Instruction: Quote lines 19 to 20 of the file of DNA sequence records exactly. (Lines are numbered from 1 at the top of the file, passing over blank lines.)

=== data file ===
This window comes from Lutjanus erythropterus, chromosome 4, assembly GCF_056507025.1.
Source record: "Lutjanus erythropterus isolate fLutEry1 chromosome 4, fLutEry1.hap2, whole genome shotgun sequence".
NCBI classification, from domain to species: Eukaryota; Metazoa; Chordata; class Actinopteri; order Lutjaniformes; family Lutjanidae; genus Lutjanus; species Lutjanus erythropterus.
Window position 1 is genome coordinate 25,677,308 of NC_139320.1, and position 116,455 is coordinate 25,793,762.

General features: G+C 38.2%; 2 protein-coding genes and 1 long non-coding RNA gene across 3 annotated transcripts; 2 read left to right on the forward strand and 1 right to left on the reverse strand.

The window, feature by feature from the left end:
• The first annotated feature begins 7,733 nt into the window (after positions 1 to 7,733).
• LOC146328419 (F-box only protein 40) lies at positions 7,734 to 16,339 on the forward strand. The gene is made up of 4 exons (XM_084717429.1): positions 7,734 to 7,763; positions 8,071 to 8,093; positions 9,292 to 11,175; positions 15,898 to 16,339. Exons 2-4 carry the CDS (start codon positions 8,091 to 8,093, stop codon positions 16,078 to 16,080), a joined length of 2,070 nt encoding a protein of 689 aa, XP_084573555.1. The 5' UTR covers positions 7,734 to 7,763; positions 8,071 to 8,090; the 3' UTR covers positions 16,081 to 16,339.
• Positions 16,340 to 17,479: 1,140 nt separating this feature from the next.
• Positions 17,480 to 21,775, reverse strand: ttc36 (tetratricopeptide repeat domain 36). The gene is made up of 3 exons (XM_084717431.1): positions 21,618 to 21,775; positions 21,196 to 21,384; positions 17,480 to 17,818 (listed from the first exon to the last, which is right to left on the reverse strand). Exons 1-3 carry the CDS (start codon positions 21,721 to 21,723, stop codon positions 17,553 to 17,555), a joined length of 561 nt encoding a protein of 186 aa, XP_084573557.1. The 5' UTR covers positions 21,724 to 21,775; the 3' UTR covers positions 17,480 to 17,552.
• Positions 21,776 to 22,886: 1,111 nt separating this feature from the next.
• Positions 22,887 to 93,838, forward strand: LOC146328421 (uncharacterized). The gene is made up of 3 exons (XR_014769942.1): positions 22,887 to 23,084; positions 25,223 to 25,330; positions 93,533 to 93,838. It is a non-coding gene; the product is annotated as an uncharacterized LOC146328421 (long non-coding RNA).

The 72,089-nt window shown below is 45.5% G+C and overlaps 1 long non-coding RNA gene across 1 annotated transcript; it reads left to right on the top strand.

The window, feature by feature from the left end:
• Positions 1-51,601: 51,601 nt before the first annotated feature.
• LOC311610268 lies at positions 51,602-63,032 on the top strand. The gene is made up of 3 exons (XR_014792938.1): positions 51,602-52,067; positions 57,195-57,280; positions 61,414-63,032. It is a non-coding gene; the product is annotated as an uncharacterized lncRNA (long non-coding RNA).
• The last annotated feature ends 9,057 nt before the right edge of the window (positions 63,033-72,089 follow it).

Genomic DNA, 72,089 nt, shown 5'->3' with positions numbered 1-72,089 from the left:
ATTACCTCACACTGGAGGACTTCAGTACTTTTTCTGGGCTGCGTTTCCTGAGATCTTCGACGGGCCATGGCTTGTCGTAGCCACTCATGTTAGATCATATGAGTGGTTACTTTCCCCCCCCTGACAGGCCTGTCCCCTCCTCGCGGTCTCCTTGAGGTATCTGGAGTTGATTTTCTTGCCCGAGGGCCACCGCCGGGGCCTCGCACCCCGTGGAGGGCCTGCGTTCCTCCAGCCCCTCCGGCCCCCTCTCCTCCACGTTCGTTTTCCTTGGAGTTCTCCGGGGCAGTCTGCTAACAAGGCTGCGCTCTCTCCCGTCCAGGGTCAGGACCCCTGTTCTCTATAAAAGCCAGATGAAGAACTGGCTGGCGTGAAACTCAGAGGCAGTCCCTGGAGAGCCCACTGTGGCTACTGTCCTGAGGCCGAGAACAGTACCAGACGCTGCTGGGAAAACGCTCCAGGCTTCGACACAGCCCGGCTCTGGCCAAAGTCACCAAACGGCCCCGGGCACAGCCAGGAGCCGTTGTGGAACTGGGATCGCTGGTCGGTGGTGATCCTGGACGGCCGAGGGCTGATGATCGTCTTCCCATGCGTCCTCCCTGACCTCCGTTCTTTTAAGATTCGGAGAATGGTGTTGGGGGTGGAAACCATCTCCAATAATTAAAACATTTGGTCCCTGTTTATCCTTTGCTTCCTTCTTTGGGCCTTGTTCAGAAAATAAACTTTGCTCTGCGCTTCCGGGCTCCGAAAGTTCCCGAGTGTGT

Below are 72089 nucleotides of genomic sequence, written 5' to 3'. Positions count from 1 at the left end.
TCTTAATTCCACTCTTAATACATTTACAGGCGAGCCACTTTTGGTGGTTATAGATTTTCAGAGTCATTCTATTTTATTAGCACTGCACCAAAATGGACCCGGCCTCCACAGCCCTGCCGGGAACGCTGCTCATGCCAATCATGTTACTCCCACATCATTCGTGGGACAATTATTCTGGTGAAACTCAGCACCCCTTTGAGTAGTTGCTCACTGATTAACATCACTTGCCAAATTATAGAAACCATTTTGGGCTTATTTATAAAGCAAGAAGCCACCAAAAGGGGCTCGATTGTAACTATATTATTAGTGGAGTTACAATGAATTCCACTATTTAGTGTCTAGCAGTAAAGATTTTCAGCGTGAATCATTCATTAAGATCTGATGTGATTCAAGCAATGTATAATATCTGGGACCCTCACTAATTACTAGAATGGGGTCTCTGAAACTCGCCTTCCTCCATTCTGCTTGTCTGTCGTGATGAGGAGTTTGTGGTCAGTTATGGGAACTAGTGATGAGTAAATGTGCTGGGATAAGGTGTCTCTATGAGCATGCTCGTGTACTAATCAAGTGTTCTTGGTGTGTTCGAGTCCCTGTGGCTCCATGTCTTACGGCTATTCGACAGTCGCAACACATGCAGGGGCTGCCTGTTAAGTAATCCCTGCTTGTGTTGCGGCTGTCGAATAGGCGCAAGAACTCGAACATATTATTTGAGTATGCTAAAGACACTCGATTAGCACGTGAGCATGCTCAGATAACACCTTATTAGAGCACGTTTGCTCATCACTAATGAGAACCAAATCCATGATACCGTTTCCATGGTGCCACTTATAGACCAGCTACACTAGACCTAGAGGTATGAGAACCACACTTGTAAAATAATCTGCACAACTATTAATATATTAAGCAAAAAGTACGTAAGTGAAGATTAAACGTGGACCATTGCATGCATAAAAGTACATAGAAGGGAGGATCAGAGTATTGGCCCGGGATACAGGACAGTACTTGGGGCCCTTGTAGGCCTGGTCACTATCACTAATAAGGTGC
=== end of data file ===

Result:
ATTACCTCACACTGGAGGACTTCAGTACTTTTTCTGGGCTGCGTTTCCTGAGATCTTCGACGGGCCATGGCTTGTCGTAGCCACTCATGTTAGATCATATGAGTGGTTACTTTCCCCCCCCTGACAGGCCTGTCCCCTCCTCGCGGTCTCCTTGAGGTATCTGGAGTTGATTTTCTTGCCCGAGGGCCACCGCCGGGGCCTCGCACCCCGTGGAGGGCCTGCGTTCCTCCAGCCCCTCCGGCCCCCTCTCCTCCACGTTCGTTTTCCTTGGAGTTCTCCGGGGCAGTCTGCTAACAAGGCTGCGCTCTCTCCCGTCCAGGGTCAGGACCCCTGTTCTCTATAAAAGCCAGATGAAGAACTGGCTGGCGTGAAACTCAGAGGCAGTCCCTGGAGAGCCCACTGTGGCTACTGTCCTGAGGCCGAGAACAGTACCAGACGCTGCTGGGAAAACGCTCCAGGCTTCGACACAGCCCGGCTCTGGCCAAAGTCACCAAACGGCCCCGGGCACAGCCAGGAGCCGTTGTGGAACTGGGATCGCTGGTCGGTGGTGATCCTGGACGGCCGAGGGCTGATGATCGTCTTCCCATGCGTCCTCCCTGACCTCCGTTCTTTTAAGATTCGGAGAATGGTGTTGGGGGTGGAAACCATCTCCAATAATTAAAACATTTGGTCCCTGTTTATCCTTTGCTTCCTTCTTTGGGCCTTGTTCAGAAAATAAACTTTGCTCTGCGCTTCCGGGCTCCGAAAGTTCCCGAGTGTGT

Below are 72089 nucleotides of genomic sequence, written 5' to 3'. Positions count from 1 at the left end.